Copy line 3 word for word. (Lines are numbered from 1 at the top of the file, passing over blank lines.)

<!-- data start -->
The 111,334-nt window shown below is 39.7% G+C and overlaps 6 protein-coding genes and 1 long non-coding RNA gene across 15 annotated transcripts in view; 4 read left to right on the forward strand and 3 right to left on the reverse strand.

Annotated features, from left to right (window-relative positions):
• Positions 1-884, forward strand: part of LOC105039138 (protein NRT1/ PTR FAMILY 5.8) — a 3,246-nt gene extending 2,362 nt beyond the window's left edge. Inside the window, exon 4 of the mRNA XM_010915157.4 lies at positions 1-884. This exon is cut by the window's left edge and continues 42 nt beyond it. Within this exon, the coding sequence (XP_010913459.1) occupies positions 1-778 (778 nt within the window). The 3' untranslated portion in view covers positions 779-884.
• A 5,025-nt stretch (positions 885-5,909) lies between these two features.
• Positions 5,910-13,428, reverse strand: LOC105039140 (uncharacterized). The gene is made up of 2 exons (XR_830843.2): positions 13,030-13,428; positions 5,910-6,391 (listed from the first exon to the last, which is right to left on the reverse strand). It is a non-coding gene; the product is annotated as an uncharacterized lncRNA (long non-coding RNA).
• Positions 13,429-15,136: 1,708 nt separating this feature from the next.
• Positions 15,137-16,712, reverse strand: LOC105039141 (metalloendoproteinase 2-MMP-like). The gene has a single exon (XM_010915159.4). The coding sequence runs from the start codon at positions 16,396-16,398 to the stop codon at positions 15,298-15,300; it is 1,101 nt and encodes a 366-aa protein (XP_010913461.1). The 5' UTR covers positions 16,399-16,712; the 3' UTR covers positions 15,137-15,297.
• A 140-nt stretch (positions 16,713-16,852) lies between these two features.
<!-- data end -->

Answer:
• Positions 1-884, forward strand: part of LOC105039138 (protein NRT1/ PTR FAMILY 5.8) — a 3,246-nt gene extending 2,362 nt beyond the window's left edge. Inside the window, exon 4 of the mRNA XM_010915157.4 lies at positions 1-884. This exon is cut by the window's left edge and continues 42 nt beyond it. Within this exon, the coding sequence (XP_010913459.1) occupies positions 1-778 (778 nt within the window). The 3' untranslated portion in view covers positions 779-884.